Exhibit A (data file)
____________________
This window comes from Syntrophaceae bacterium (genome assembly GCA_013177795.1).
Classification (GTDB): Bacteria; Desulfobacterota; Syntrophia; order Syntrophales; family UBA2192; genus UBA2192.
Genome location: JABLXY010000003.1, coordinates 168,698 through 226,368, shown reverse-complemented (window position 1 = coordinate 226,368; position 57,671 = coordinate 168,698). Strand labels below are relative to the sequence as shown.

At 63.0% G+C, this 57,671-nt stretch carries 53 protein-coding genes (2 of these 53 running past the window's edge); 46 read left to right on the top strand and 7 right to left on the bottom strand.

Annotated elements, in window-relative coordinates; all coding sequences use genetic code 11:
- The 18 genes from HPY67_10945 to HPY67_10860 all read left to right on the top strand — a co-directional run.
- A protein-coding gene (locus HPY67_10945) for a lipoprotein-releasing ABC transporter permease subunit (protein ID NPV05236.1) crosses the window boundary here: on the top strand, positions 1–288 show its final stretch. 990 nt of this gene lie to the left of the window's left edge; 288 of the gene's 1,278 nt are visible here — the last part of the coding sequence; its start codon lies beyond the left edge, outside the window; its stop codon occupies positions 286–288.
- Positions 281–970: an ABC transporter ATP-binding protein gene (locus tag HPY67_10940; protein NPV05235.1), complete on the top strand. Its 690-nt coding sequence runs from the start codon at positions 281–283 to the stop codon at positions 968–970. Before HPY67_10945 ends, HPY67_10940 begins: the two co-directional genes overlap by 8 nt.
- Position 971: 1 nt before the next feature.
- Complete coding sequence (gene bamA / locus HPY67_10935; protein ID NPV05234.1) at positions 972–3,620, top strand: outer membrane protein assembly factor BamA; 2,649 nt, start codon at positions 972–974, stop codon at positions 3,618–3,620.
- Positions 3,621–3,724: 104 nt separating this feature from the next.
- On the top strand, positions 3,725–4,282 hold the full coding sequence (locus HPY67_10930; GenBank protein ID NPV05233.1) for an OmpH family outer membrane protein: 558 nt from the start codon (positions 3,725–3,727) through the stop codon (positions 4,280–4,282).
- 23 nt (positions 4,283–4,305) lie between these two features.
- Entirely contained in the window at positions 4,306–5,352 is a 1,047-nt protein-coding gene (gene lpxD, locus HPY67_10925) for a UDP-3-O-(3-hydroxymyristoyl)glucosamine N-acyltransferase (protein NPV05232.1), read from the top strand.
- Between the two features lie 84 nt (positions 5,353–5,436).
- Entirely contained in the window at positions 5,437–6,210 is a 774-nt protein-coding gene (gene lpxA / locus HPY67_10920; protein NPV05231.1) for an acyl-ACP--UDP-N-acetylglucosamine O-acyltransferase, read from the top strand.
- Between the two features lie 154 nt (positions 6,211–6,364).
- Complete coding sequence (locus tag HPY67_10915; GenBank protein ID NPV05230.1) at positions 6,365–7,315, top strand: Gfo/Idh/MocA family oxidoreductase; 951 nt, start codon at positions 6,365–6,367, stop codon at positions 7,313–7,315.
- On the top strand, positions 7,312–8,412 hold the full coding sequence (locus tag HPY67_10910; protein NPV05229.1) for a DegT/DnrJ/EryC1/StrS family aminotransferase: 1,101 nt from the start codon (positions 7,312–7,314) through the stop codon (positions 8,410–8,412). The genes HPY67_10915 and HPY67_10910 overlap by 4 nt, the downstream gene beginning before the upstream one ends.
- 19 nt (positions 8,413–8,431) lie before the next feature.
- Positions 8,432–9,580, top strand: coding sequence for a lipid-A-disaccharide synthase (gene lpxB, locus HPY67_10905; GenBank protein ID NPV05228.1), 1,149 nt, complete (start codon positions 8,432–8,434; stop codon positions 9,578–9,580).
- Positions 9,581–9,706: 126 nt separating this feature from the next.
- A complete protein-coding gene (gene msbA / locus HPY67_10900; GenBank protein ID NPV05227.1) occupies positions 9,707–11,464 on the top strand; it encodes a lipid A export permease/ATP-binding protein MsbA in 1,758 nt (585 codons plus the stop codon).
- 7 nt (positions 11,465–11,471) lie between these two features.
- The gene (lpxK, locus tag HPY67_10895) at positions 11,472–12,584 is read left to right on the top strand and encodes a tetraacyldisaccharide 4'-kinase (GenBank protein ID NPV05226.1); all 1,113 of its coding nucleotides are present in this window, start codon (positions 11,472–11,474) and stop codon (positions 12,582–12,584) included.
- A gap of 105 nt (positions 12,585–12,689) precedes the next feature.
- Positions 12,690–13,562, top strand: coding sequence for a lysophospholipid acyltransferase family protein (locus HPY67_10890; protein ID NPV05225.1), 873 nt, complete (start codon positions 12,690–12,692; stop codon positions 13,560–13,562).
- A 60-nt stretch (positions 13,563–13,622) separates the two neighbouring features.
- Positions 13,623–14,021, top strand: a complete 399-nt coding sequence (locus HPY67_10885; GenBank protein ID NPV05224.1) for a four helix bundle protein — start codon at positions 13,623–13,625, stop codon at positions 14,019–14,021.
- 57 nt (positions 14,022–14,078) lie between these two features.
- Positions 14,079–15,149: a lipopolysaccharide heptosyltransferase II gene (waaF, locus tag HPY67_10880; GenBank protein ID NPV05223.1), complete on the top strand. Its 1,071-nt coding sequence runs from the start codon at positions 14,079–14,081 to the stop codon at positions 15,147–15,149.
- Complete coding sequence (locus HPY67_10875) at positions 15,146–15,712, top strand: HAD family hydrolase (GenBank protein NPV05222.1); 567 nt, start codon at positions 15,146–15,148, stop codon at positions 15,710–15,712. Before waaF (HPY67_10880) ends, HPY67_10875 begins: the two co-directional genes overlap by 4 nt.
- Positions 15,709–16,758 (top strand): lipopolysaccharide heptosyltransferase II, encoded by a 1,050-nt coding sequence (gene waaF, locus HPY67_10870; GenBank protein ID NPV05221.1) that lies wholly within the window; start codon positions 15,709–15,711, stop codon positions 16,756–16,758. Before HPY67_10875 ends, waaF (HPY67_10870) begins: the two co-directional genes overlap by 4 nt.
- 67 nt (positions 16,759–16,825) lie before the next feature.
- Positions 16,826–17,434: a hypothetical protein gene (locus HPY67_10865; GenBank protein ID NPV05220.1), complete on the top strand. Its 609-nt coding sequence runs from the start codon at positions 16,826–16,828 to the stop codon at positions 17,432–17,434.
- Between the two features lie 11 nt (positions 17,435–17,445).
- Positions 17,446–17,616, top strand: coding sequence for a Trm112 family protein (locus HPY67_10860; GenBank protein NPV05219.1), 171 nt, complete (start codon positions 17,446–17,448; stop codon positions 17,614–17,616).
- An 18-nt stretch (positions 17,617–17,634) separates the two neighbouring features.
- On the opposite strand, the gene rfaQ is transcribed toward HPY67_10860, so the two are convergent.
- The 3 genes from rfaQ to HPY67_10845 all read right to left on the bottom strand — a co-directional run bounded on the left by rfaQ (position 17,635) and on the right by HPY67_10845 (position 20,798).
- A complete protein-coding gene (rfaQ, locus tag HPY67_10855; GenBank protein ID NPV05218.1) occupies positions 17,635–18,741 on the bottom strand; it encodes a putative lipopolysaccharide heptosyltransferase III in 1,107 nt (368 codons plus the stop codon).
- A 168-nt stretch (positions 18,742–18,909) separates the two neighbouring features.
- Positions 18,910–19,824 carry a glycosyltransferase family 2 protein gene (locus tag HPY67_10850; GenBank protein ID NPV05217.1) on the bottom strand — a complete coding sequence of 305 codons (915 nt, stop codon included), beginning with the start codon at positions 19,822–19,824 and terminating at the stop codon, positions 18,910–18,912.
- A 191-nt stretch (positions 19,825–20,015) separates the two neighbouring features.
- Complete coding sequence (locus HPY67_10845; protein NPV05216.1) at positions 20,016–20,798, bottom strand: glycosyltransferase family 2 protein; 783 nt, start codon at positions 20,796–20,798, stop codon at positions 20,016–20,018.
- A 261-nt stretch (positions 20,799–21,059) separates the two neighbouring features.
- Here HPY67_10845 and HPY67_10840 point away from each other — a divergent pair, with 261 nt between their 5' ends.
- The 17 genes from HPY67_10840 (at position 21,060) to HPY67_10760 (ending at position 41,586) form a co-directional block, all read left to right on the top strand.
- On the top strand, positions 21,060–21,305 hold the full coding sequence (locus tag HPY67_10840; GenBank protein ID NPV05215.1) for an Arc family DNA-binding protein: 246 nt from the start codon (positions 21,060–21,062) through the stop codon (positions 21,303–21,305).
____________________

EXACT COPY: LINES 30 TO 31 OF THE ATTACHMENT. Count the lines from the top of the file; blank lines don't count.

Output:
- 57 nt (positions 14,022–14,078) lie between these two features.
- Positions 14,079–15,149: a lipopolysaccharide heptosyltransferase II gene (waaF, locus tag HPY67_10880; GenBank protein ID NPV05223.1), complete on the top strand. Its 1,071-nt coding sequence runs from the start codon at positions 14,079–14,081 to the stop codon at positions 15,147–15,149.